I chose the post from July 28 to highlight in this blog, “Anoint Aaron and his sons and consecrate them so they may serve me as priests. 31 Say to the Israelites, ‘This is to be my sacred anointing oil for the generations to come. 32 Do not pour it on anyone else’s body and do not make any other oil using the same formula. It is sacred, and you are to consider it sacred.33 Whoever makes perfume like it and puts it on anyone other than a priest must be cut off from their people.”  Exodus 30:30-33 (NIV)

The thought the Lord dropped into my heart is that just as Aaron and his sons (and generations) had exclusivity to the anointing oil and holy garments, so too, it is with the intellectual property He has entrusted to us as writers, artists, singers, musicians, publishers. In the natural, copyrights, patents, and trademarks guard exclusivity, and there are fines and punishments associated with their theft, abuse and misuse. 

The Lord our Creator, the Lord of Hosts has consecrated our giftings, and He looks over them jealously. I believe that whoever desecrates or copy our work unauthorized will face a punishment similar to the “cutting off from the people.”

We can personalize the verse so that God speaks to us directly.
 “Anoint (insert your name or names) and consecrate (me, us) so (I, we) may serve You as (insert writer, singer etc).

Considering how effortless stealing intellectual property can be in today’s digital world, this assurance keep my heart at peace. I hope it will settle your heart, too.

SUSAN HARRIS is an author and speaker. This year she is focused on reading God’s direct words in the Old Testament on her 1-Minute Prayer page and is finding it transformational. Any is welcome to join.

Friday, August 18, 2017

The Thorn in my Side - by Heidi McLaughlin

They are the bane of my existence but I can’t ignore them any longer.  The twelve large rose bushes that create a private hedge around my lower patio are covered in limp petals and desperately need pruning. Twice a year for over twenty-one years I’ve gritted my teeth, gathered my tools, put on my ragged long sleeved pruning shirt and tackled the thorns.  But this year I don’t have Jack to gather the debris and make it disappear. Ok kiddo, you’re on your own, give it all you’ve got!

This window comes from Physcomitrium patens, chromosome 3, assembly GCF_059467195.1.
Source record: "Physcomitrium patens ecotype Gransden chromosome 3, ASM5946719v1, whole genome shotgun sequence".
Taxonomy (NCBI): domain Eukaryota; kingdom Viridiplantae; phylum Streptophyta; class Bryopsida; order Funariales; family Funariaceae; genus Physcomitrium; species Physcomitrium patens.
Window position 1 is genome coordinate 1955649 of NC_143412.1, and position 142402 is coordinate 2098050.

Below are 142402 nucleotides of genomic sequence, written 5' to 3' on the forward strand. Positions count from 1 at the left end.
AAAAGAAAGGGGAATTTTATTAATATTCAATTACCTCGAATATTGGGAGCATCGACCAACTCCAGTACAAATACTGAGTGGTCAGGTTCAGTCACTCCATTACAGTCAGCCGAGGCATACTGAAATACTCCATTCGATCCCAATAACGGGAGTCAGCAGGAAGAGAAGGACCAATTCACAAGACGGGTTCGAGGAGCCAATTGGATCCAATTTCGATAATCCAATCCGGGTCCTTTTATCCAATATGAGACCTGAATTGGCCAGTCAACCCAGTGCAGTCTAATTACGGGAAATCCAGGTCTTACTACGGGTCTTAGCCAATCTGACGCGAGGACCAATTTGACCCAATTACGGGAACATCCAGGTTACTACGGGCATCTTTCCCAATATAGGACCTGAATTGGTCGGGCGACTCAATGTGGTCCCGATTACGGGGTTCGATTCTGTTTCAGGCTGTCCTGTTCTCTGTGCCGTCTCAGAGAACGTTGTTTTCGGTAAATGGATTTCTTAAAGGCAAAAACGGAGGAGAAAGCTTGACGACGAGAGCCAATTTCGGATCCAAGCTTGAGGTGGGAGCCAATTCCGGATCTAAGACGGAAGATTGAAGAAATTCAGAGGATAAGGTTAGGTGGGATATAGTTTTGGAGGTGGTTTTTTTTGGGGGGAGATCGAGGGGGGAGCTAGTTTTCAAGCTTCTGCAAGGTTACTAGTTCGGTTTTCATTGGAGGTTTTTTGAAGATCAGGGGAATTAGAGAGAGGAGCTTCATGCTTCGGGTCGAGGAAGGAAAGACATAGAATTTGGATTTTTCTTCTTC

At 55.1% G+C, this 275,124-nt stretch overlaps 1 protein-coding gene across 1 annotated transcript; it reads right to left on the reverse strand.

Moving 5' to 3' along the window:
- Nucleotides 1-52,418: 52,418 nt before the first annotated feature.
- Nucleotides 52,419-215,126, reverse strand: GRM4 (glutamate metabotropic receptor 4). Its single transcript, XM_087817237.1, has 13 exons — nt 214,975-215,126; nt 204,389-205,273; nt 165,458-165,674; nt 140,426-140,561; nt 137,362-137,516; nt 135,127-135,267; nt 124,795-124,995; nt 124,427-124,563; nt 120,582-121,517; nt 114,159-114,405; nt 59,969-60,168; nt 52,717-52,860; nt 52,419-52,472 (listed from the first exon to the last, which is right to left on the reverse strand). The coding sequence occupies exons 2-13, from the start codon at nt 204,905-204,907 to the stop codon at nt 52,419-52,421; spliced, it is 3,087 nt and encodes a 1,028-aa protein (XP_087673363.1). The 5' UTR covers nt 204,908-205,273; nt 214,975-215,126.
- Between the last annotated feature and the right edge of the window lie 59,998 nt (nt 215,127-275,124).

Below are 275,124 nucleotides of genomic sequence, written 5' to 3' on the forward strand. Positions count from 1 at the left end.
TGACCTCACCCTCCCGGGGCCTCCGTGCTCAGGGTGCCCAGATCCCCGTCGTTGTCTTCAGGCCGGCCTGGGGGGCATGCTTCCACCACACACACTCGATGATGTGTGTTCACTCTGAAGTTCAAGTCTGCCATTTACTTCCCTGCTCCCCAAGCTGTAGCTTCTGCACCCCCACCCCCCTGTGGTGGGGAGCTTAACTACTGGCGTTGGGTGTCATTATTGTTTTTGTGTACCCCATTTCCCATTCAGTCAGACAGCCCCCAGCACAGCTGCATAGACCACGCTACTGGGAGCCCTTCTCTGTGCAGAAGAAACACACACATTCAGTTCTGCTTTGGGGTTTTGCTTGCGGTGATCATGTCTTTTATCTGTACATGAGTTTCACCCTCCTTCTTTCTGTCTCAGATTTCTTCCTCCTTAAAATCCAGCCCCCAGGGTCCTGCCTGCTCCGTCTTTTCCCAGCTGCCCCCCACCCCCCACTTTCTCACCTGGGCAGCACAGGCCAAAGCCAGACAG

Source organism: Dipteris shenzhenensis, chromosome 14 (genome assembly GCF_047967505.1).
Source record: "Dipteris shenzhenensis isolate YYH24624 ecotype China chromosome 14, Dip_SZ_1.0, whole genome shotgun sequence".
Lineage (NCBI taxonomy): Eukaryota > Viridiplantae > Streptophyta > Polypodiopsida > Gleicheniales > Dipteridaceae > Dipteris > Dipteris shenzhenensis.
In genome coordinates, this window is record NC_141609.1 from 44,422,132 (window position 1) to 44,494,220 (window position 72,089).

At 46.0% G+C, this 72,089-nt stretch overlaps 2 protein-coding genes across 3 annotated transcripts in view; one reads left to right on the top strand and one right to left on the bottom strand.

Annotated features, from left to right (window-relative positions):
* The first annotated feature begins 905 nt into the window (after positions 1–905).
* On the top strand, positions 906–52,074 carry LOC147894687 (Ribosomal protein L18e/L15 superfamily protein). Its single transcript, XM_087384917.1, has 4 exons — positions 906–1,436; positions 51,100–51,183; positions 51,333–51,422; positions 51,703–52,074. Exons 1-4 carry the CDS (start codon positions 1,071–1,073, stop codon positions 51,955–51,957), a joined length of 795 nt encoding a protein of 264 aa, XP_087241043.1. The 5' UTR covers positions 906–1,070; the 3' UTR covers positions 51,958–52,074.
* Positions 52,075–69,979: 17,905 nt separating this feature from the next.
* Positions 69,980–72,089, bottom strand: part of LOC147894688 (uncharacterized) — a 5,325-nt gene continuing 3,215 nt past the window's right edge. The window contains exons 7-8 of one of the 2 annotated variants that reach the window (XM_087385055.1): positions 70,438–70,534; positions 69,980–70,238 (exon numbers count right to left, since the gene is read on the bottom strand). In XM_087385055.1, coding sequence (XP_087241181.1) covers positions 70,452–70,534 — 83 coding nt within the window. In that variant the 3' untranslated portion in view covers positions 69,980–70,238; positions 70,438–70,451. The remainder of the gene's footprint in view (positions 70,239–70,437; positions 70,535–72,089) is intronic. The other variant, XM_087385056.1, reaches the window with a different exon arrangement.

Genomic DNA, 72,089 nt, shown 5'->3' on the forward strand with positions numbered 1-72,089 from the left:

Almost three hours later I’m sweaty, dirty and tired but the pruning is done and the debris hauled up the hilly side of the house to be recycled over a period of time.  As I stop to gulp down an entire water bottle, I see the blood on my arms and the side of my t-shirt where the thorns grabbed me and took pieces of skin. Why do I put myself through this misery?

Then I remind myself about the months of June and July.  Those days when I sat on the lower patio with my feet up reading a great book and surrounded by a hedge of bright pink petals and buds. Those thorny bushes had to be pruned to create this captivating beauty.

The pruning experience made me reflect on those times when I feel “thorny.” 
  • ·      Someone won’t let me merge
  • ·      A cashier chatting up a storm and holding up the line
  • ·      Someone who compares the pain of my second husband’s death to the loss of her dog
  • ·      When you’re having a bad day on the golf course and someone gives unwarranted advice and says: “When was the last time you had lessons?”

The apostle Paul, the greatest recorded missionary in the Bible had a “thorn in his side” (2 Corinthians 12:8). Three times Paul pleaded God to take this thorn away but God said: “My grace is sufficient for you, for my power is made perfect in weakness.” In other words, live with it, learn from it and in the harsh process become more like Christ.